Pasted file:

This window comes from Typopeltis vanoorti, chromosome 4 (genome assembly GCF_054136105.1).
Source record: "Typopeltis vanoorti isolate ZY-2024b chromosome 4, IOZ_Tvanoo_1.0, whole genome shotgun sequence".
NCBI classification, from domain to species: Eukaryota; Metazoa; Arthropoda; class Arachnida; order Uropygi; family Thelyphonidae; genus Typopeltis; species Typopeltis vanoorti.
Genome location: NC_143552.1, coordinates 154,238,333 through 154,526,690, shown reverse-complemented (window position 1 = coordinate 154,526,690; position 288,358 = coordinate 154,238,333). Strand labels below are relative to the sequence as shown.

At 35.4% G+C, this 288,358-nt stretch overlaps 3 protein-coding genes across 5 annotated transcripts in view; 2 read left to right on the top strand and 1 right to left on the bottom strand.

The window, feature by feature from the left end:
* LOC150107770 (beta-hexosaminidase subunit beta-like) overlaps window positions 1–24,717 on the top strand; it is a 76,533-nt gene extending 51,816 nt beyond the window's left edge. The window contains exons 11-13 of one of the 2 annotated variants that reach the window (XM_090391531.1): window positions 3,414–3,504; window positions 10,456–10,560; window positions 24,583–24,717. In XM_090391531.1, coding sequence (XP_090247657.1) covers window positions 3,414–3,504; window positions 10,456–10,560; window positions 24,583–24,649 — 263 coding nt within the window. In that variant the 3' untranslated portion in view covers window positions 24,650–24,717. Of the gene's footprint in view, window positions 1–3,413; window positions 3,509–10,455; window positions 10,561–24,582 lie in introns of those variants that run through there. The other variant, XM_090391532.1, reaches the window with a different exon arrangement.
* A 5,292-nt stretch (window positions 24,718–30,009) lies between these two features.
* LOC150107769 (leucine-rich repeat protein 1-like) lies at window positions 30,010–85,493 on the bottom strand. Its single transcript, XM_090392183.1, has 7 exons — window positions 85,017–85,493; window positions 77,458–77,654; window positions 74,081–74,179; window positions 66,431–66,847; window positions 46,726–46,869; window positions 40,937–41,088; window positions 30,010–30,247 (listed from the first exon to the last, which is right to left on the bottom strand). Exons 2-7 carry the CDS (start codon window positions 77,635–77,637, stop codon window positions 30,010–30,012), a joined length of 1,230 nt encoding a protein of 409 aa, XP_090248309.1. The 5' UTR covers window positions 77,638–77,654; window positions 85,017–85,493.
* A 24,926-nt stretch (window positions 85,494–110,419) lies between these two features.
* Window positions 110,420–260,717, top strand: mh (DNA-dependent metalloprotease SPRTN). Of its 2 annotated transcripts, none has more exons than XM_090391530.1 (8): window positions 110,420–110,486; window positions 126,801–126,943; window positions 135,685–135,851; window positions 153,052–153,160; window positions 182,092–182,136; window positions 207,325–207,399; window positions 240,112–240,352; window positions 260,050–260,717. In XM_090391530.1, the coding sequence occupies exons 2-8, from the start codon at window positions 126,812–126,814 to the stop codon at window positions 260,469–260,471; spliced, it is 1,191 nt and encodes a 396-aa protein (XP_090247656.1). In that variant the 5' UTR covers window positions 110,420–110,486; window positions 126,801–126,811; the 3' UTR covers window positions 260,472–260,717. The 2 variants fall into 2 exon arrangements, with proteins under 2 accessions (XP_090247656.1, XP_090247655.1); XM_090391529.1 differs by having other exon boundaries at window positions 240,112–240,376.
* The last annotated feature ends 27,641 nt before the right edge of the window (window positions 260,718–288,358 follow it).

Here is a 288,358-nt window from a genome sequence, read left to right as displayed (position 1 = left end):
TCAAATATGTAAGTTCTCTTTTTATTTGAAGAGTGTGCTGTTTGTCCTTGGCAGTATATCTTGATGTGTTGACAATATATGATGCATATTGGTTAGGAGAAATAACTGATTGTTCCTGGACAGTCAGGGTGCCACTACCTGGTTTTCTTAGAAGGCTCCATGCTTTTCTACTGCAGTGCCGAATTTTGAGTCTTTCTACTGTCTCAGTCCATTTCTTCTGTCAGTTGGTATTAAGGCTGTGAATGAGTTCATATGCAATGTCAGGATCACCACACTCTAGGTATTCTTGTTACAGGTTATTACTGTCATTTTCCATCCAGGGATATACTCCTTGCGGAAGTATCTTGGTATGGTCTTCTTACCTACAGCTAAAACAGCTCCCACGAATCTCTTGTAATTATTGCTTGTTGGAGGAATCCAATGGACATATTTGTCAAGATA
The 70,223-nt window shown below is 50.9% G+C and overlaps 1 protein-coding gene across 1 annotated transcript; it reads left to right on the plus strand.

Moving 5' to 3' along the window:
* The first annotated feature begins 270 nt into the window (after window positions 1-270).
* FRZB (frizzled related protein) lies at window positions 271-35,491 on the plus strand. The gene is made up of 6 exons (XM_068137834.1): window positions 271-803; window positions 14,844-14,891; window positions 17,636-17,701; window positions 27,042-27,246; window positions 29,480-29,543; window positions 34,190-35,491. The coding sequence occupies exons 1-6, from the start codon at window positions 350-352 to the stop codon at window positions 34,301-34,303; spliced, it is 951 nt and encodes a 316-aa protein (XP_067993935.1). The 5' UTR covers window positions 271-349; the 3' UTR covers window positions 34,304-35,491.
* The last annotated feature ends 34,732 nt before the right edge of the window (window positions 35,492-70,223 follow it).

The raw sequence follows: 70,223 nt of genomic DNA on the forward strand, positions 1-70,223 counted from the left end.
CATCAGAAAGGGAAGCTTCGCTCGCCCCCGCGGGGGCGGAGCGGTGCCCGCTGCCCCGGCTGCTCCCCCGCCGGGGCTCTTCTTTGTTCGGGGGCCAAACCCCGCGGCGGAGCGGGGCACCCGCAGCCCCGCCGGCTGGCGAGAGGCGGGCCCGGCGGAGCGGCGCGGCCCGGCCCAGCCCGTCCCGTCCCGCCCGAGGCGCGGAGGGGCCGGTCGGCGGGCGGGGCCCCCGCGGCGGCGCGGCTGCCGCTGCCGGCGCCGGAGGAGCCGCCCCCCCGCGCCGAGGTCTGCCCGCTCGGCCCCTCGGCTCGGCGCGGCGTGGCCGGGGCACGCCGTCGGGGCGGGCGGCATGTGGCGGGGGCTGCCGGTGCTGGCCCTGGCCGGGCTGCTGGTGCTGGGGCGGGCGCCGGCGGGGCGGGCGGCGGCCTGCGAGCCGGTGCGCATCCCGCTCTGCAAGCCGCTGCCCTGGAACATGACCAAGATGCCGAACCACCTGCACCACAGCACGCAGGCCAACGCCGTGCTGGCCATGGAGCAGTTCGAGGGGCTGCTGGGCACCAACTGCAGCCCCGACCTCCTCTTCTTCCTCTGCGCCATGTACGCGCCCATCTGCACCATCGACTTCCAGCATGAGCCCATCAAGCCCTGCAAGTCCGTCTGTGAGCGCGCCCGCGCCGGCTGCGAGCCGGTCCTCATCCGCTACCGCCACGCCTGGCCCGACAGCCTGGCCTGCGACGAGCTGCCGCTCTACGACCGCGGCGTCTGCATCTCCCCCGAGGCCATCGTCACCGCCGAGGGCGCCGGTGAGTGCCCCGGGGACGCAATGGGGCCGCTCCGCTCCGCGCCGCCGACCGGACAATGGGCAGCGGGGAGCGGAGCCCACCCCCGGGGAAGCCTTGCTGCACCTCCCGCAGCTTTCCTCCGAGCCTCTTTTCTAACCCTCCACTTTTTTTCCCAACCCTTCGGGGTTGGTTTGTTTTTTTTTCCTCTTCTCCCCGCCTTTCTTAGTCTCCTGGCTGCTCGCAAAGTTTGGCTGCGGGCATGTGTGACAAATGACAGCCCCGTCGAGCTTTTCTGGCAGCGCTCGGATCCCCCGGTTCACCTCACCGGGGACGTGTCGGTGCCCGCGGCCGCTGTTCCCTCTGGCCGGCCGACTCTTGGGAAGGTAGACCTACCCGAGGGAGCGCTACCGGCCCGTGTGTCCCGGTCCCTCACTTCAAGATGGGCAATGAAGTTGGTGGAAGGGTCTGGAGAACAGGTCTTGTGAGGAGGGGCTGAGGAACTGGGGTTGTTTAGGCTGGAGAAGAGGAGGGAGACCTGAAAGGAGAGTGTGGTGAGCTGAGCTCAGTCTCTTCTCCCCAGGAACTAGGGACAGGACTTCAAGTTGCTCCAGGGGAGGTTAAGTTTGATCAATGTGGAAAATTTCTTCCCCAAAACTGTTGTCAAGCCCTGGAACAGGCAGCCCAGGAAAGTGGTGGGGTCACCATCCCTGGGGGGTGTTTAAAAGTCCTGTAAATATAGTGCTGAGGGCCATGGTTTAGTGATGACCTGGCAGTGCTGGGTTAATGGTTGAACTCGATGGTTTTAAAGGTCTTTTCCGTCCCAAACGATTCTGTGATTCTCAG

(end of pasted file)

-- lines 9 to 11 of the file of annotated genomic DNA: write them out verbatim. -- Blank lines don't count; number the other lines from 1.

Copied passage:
* LOC150107769 (leucine-rich repeat protein 1-like) lies at window positions 30,010–85,493 on the bottom strand. Its single transcript, XM_090392183.1, has 7 exons — window positions 85,017–85,493; window positions 77,458–77,654; window positions 74,081–74,179; window positions 66,431–66,847; window positions 46,726–46,869; window positions 40,937–41,088; window positions 30,010–30,247 (listed from the first exon to the last, which is right to left on the bottom strand). Exons 2-7 carry the CDS (start codon window positions 77,635–77,637, stop codon window positions 30,010–30,012), a joined length of 1,230 nt encoding a protein of 409 aa, XP_090248309.1. The 5' UTR covers window positions 77,638–77,654; window positions 85,017–85,493.
* A 24,926-nt stretch (window positions 85,494–110,419) lies between these two features.
* Window positions 110,420–260,717, top strand: mh (DNA-dependent metalloprotease SPRTN). Of its 2 annotated transcripts, none has more exons than XM_090391530.1 (8): window positions 110,420–110,486; window positions 126,801–126,943; window positions 135,685–135,851; window positions 153,052–153,160; window positions 182,092–182,136; window positions 207,325–207,399; window positions 240,112–240,352; window positions 260,050–260,717. In XM_090391530.1, the coding sequence occupies exons 2-8, from the start codon at window positions 126,812–126,814 to the stop codon at window positions 260,469–260,471; spliced, it is 1,191 nt and encodes a 396-aa protein (XP_090247656.1). In that variant the 5' UTR covers window positions 110,420–110,486; window positions 126,801–126,811; the 3' UTR covers window positions 260,472–260,717. The 2 variants fall into 2 exon arrangements, with proteins under 2 accessions (XP_090247656.1, XP_090247655.1); XM_090391529.1 differs by having other exon boundaries at window positions 240,112–240,376.